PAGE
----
The Rhyme and Reason of Rituals

Whenever my children travel, I always make sure to tell them to “have a safe trip.”  Before my husband goes to sleep at night, he always makes sure the doors are locked.  A basketball player says a specific prayer before each game, and a runner wears her lucky running shoes when she competes. Do any of these behaviors seem abnormal to you? Probably not.

In a recent study, researchers concluded that repetitive behavior, especially ritualistic-like behavior, is a common human (and animal) occurrence. This behavior is thought to have evolved as a means to induce calm and alleviate stress. Rituals provide us with the illusion that we are in control of a situation that is really out of our control.

Hmm, sounds a lot like OCD, doesn’t it? While the researchers acknowledge a behavioral link between “normal” human rituals and OCD, they bring up a very important difference: OCD sufferers continually wrestle with the feeling of incompleteness, never truly convinced that their task has been completed. Doubt always manifests itself.

OCD sufferers, in general, are more rigid in their adherence to rituals than non-sufferers. In this interesting post by Dr. Jonathan Grayson, he tells us, “Consistency is the measure of severity, the more consistent you are, the worse your OCD is.” In other words, the more tied you are to your rituals, the more your OCD is in control of you. For example, if for whatever reason I’m not able to tell my children to “have a safe trip,” I may feel a little uneasy for a minute or two, but I won’t dwell on it.  Someone with OCD with this same ritual may become distraught if not able to perform it and may then develop other rituals to “make sure” everything will be okay. These are two very different reactions.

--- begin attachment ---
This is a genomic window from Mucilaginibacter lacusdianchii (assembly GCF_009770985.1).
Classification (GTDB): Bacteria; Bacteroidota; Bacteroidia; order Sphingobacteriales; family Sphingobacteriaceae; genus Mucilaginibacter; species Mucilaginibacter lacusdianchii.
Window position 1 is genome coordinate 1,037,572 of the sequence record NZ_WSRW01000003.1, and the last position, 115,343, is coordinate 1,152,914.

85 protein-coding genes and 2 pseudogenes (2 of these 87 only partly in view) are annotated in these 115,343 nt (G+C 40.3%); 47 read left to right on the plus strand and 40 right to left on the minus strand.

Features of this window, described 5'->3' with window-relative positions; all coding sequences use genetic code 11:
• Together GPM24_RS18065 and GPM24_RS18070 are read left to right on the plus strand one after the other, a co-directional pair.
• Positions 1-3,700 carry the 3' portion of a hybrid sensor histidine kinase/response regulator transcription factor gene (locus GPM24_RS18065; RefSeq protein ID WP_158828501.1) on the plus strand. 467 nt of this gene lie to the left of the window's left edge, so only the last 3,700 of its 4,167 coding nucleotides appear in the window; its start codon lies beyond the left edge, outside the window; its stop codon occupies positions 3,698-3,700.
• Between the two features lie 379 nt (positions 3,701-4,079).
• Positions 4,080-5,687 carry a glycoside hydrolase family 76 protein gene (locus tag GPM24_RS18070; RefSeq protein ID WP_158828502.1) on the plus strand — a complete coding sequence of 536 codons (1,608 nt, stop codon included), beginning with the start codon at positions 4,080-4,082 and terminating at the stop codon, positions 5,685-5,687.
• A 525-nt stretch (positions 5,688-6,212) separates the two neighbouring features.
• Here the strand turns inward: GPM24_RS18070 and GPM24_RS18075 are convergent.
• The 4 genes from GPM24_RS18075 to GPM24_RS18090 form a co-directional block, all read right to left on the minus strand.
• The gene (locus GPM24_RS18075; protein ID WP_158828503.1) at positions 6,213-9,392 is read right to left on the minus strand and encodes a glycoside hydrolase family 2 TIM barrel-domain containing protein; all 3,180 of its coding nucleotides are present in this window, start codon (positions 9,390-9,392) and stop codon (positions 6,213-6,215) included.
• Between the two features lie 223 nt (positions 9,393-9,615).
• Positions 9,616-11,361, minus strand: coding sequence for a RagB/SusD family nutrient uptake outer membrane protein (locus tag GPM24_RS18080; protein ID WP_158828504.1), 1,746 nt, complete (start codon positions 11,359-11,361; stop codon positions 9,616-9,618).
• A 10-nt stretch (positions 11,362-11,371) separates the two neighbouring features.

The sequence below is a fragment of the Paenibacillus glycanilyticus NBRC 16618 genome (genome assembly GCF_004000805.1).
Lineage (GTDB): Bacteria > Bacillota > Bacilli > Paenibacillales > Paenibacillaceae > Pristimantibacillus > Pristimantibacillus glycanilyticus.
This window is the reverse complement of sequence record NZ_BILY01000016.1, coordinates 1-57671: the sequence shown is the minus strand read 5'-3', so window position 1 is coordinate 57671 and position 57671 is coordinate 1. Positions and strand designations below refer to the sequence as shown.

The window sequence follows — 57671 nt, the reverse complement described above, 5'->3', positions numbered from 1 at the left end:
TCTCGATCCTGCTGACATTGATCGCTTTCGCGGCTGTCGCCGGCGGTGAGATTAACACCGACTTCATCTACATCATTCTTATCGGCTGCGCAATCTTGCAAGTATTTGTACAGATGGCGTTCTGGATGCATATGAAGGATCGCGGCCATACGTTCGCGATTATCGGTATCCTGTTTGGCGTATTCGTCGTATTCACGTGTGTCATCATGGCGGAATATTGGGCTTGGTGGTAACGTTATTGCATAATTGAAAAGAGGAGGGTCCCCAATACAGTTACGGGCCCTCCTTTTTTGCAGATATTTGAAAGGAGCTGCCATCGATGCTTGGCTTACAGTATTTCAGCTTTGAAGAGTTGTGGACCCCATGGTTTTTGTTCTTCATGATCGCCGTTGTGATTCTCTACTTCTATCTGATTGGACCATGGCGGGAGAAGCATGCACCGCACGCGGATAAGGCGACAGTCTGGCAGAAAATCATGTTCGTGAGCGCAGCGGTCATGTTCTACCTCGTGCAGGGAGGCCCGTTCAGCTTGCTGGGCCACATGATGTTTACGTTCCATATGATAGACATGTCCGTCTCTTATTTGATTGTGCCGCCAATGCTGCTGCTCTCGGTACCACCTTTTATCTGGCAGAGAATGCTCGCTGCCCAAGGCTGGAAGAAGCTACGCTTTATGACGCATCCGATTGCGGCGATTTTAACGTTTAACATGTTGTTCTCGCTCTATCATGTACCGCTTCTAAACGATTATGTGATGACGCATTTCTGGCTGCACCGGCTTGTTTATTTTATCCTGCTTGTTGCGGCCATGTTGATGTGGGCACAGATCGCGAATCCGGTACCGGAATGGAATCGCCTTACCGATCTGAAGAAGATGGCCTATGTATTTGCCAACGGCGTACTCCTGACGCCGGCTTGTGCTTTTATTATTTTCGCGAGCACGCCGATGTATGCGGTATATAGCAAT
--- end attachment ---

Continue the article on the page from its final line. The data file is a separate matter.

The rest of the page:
The thoughts and rituals of those with OCD are often no different from those who do not have the disorder. It is the severity that sets them apart. Thoughts become obsessions with lives of their own and rituals become compulsions that overtake the OCD sufferer’s life. It sure would be nice to know exactly how and why this happens, so we can do away with this devastating disorder once and for all.

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6 Responses to The Rhyme and Reason of Rituals

  1. Very nice post. I see my husband get stuck sometimes like this where his rational mind says it’s fine, but the “other part” says keep obsessing.

  2. Thank you for this post and all of your posts. I enjoy reading them and it helps me better understand what my daughter is going through, or reminds me. It also gives me something to share with others close to us to help them understand.

  3. As someone with OCD, or at least OCD symptoms associated with depression and anxiety, I can really appreciate the need for rituals and the failure of them to fully meet that need. I don’t have as many problems with regular rituals as I do things where I get “stuck.” For example, when avoiding work or just for no apparent reason, I will play solitaire online. But, not like most people play it. I have gone 16 hours straight. I don’t even like the game. My therapist has suggested that it gives me a sense of control. I make up weird rules of my own like having to win a certain number in a row or in a certain way or I’ll have “bad luck.” I zone out while playing, and I think of all sorts of interesting things. Perhaps it takes me out of my everyday world in a quick and easy way and yet also provides me with a bit of that control. Ultimately, it means I don’t get work done on time. I even hurt myself because I have fibro and sitting on a computer that long is very painful. I miss out on more fun things, and I still have the work to do. But, in the moment, once that little “switch” goes in the brain, I’m stuck. I can at times play with no real problem, but not others. Like I said, I don’t even find it fun. It’s only one of the weird things I do. It’s one of the more ridiculous and difficult to understand, but it’s one of them. I know all or nothing thinking is another big problem. Ugh. Daily struggles. Glad to have found this blog

  4. ocdtalk says:

    Thank you so much for sharing….your comment not only reinforces that OCD can be a devastating disorder, but that it also manifests itself in so many different ways.

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